India, world’s second-largest rice exporter, is likely to see a 10% rise in acreage this year amid expectations of bountiful monsoon rains, a senior government official said.
Sowing of the No. 1 staple crop has started in parts of the country and is expected to gather pace over the next few weeks in tandem with the progress of the seasonal rains.
Typically, sowing starts in parts of eastern India from May and gradually picks up from June onwards with the onset of monsoon season. Rice is one of the most water and labour- intensive crops.
The rice sowing area is usually about 42-43 million hectares, but plentiful monsoon showers can increase the acreage by 3-4 million hectares, said Dr A.K. Nayak, head of crop production at the National Rice Research Institute, told indoasiancommodities.com without elaborating on the expected output.
India produced a record 118 million tons of rice last year. The indications of a good rice crop will help alleviate any fears of a food shortage in the country battling the Covid-19 pandemic as well as maintain shipments to other countries.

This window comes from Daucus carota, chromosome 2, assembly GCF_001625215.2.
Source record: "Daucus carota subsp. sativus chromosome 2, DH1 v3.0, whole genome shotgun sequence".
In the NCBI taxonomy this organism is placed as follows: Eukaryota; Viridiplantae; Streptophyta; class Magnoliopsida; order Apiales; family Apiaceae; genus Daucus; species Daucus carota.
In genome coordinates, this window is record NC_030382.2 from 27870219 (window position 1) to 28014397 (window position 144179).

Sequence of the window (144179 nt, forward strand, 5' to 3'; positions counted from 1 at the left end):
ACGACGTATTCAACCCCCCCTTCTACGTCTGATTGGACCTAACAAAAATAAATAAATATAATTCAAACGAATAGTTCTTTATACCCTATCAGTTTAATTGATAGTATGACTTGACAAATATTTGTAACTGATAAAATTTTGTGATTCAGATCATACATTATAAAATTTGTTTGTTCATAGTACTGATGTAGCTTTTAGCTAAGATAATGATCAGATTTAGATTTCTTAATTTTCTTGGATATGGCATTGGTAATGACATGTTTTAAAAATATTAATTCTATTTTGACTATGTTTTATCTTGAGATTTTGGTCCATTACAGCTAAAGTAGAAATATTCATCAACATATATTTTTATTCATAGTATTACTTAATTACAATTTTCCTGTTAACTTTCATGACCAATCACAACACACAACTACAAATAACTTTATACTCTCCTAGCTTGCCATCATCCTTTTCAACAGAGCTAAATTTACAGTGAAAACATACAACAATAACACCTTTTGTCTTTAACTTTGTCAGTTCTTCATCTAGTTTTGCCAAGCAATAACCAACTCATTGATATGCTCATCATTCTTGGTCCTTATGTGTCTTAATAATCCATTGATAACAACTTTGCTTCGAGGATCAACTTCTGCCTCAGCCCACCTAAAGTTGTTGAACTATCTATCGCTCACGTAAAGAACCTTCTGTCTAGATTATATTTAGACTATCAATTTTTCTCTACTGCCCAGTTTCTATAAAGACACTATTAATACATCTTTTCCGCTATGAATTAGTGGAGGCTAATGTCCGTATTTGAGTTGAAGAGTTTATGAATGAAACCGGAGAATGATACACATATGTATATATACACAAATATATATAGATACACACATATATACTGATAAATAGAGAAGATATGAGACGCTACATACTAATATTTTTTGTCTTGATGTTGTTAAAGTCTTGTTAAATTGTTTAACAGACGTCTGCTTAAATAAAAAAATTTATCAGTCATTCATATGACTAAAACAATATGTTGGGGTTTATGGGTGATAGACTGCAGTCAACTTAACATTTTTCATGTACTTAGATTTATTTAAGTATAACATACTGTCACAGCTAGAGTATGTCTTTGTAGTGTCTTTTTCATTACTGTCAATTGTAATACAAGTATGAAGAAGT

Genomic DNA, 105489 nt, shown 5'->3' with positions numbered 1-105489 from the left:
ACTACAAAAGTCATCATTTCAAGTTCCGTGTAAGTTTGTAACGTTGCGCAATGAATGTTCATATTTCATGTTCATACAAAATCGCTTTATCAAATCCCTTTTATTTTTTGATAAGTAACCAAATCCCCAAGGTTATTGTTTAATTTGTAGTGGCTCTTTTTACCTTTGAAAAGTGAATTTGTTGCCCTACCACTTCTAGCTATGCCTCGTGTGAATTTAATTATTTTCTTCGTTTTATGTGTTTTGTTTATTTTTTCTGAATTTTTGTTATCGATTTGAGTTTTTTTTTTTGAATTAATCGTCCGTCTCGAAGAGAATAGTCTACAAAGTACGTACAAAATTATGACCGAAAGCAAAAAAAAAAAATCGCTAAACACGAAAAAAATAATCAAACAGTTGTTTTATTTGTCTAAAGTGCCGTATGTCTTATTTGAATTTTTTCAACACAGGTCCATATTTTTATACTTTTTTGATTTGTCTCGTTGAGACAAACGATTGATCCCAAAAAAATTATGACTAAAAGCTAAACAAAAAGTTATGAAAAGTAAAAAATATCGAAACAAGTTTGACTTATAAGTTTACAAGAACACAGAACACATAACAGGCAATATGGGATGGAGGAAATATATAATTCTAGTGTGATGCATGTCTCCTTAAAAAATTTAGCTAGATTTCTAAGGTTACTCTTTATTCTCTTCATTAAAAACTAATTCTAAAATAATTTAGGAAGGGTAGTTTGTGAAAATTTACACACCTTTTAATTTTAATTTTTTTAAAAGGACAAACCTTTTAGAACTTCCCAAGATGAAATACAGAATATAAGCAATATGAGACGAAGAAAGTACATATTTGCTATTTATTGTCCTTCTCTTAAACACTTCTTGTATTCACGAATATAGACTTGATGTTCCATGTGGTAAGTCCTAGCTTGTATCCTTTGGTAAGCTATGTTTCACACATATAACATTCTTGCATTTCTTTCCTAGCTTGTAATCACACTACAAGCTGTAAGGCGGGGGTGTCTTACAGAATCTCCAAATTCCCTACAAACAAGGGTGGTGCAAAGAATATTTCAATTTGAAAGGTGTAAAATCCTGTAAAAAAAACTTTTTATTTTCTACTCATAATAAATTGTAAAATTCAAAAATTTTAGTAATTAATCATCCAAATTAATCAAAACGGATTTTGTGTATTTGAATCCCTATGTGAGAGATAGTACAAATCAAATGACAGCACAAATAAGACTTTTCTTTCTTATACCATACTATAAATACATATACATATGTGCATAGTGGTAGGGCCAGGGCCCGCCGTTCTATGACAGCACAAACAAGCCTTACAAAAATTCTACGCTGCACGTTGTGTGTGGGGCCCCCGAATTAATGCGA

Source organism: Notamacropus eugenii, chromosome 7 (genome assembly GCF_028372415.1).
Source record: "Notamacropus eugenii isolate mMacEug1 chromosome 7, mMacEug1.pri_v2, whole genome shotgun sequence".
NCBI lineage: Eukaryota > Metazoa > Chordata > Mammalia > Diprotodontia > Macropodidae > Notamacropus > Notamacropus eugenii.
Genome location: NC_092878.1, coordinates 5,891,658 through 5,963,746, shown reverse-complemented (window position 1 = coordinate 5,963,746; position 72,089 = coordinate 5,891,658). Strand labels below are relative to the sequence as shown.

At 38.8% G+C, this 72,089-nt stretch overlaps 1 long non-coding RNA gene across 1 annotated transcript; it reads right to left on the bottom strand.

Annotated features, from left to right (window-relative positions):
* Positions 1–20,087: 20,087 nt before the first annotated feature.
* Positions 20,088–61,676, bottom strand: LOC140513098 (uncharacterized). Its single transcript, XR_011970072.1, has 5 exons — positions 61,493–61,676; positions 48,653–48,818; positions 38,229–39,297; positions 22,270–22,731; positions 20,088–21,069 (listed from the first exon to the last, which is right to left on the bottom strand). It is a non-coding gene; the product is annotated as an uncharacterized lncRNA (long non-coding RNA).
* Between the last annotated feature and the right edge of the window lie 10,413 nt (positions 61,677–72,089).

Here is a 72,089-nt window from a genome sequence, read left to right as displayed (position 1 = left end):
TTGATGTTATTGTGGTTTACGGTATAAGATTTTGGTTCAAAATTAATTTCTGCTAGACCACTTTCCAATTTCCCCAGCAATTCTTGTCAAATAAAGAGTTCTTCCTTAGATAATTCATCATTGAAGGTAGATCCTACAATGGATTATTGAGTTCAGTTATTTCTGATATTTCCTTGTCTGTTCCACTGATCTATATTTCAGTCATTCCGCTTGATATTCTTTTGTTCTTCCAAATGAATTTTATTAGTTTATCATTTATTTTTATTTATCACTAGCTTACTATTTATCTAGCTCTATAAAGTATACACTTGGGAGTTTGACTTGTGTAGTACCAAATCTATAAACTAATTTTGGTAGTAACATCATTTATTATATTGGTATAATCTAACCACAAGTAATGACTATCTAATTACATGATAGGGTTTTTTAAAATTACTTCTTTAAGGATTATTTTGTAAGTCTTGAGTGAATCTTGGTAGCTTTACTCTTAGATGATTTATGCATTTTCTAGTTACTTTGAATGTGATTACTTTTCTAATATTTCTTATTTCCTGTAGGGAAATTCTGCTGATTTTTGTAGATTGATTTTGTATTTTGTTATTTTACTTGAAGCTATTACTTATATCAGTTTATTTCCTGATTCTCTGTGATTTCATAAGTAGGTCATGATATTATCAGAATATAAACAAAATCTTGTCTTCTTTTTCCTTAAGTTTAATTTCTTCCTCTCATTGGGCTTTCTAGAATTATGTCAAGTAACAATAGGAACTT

Nayak said the output of rice would also likely get a boost from the return of thousands of workers from cities to their native villages amid the pandemic. Usually, there is a scarcity of workers during the sowing season that weighs on production.
Both in terms of productivity and acreage, India’s eastern belt is likely to be ahead, Nayak said. Production and acreage in the northern states of Punjab, Haryana and Uttar Pradesh have plateaued in recent years.
Transplantation of the rice crop in the northern states are likely to start in the next 10-15 days, he said.
Nayak said a couple of new rice varieties holds promise for the country’s production this year. The first crop, called Maudamani, is likely to yield 20% more than other varieties while two others, Nabil and Swarna, will have 10.5% protein content compared to 8% on average, he said.